Language, I am perplexed! My husband prefers that I talk to them in Tagalog but I prefer talking to them in English first because this is a big plus when they will start schooling. Since English is not a second language in France and at school they emphasizes more on European Languages (Italian, Spanish & German).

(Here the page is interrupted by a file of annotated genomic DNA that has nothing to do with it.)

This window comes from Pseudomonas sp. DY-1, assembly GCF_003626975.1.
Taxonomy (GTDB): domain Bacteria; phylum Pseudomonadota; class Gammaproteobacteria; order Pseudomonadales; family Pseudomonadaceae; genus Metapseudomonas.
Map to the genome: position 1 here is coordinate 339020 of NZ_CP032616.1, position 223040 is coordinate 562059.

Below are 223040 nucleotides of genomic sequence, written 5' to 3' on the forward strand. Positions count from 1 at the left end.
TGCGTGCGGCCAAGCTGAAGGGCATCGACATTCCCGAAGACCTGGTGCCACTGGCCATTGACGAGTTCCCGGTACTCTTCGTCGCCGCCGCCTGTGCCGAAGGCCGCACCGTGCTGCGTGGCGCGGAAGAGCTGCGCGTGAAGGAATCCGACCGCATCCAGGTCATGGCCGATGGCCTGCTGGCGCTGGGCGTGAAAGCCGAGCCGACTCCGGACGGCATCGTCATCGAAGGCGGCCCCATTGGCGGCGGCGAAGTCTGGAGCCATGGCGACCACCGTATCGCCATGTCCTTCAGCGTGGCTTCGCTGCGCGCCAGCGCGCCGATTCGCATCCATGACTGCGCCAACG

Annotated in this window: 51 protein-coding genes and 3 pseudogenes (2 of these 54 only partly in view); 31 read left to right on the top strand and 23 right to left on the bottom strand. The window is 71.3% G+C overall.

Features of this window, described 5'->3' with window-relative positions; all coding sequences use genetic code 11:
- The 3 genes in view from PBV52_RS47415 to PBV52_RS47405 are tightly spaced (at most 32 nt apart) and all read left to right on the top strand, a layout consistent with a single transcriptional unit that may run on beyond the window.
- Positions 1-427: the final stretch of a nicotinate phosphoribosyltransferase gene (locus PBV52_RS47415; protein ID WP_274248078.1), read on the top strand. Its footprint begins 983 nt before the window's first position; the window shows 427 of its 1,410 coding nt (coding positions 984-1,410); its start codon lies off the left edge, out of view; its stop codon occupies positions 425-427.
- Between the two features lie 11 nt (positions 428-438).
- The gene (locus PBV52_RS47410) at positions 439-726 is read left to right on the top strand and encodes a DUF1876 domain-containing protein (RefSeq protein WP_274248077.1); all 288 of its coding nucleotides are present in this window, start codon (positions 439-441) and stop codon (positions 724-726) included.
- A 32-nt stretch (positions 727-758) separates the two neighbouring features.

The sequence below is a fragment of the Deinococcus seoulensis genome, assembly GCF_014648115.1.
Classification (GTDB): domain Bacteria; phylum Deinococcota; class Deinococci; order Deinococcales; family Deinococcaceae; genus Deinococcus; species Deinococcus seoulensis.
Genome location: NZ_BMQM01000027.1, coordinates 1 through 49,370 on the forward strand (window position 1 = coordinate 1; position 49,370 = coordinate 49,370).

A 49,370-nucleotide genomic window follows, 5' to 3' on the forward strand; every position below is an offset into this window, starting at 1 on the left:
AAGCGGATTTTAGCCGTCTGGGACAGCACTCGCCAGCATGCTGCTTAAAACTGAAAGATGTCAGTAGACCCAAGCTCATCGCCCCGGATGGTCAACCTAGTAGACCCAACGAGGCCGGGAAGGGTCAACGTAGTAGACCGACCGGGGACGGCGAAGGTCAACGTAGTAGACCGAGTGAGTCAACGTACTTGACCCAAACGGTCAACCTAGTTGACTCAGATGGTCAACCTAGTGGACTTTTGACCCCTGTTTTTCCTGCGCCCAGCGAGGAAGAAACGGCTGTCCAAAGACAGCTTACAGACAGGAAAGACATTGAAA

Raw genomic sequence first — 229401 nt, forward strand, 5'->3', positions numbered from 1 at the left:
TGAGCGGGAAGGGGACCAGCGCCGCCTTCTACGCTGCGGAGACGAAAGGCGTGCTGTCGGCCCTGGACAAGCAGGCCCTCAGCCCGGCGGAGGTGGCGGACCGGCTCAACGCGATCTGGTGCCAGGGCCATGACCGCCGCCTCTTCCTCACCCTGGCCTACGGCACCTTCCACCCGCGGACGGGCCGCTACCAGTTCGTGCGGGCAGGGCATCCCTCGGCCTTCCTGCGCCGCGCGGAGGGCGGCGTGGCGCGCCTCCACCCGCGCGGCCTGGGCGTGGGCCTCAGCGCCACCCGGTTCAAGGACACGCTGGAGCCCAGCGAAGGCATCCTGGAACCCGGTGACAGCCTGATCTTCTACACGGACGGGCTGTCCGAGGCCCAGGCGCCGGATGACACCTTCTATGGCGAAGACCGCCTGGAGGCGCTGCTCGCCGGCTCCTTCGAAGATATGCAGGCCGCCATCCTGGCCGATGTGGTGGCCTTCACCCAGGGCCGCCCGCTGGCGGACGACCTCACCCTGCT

Just to reiterate, it doesn’t mean that I don’t like my mother language, of course I do! It’s just that I would like them to learn the international language as is it the easiest form of communication. I was telling him that I don’t think when you go to neighboring countries you could converse in Tagalog. While deciding what language to use we have encountered problem in the past with our son Sebastien, he talked very late. I don’t know why? Some says because he’s a boy and that boys are late speakers. Other says because he was confused what languages to use since there are three languages at stake. As a first time parent we didn’t know what to do, we were afraid. My husband (as an only child and inexperienced when it comes to kids) almost decided to ask help from a Pediatric Psychology. I myself by the way has 3 siblings and experienced when it comes children and telling him that it’s just normal that he will speak a bit late. We asked the pediatrician and we were advised to speak first in one language. When he’s able that would be the time to gradually introduce him to other languages. This is also to help him avoid stressing out while growing up. I think we were just very demanding at that time because we have seen children from mixed marriages who spoke two or more languages, we were impressed! After reflection, why do we put so much pressure on him? He is just a child. He is just starting to learn and he will all have the time for that. The reason why he started pre-schooling at 2 years and a half to learn how to socialize with other children of his age. Fortunately, we have good results he improved a lot. Having a second child is less difficult because our daughter has already an example. She looked up to his brother and we can call ourselves experienced parents. At present, our children speak French but we are now starting to communicate with them using basic English and some Tagalog words. I assure you children are like sponge. They could quickly and easily assimilate things around them.